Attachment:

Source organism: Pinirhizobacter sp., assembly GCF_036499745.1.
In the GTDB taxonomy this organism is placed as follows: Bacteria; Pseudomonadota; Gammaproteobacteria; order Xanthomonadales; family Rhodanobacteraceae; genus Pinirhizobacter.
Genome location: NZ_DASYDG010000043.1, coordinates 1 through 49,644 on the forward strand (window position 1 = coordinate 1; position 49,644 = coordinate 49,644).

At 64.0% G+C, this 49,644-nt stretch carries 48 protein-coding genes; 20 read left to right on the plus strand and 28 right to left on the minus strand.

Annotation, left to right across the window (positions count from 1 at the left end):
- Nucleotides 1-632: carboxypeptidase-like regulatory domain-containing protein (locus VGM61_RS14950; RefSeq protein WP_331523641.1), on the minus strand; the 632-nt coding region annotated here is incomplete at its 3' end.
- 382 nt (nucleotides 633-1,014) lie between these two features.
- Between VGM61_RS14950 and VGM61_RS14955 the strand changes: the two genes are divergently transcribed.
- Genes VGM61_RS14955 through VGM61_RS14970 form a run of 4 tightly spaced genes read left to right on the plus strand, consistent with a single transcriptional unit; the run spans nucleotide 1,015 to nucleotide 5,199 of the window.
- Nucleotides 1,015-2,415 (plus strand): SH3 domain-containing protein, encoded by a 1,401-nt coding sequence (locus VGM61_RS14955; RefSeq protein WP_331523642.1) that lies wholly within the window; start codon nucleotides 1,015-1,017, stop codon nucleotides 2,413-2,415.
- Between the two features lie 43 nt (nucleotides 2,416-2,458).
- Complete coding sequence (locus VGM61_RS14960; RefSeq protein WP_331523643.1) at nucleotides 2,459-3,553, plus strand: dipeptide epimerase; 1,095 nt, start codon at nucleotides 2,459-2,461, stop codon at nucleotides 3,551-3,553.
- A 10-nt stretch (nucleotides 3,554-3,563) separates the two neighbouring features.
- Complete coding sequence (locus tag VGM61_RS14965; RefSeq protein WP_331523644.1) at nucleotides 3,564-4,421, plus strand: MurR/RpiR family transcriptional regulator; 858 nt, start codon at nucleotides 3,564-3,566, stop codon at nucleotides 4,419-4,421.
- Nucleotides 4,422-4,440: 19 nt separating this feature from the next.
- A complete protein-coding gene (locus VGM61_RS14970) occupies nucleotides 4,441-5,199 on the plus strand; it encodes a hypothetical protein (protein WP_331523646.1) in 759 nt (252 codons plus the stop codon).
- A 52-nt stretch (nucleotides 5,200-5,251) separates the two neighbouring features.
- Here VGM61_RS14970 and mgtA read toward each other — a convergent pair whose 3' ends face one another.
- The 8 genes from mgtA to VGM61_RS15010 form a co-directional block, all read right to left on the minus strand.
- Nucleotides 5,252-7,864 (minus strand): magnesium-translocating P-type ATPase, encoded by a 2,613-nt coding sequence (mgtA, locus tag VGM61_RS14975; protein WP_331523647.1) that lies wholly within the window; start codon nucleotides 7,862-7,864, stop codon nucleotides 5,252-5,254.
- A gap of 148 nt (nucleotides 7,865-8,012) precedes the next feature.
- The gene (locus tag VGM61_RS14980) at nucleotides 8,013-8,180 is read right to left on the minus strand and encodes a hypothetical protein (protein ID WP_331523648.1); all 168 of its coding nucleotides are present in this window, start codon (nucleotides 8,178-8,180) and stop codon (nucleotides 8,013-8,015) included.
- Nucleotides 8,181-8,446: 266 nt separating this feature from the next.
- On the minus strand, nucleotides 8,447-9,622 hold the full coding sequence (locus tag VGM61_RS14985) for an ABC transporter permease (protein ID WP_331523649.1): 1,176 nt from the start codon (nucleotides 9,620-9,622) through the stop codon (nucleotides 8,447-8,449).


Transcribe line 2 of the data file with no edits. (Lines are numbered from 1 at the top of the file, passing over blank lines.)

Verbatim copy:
In the GTDB taxonomy this organism is placed as follows: Bacteria; Pseudomonadota; Gammaproteobacteria; order Xanthomonadales; family Rhodanobacteraceae; genus Pinirhizobacter.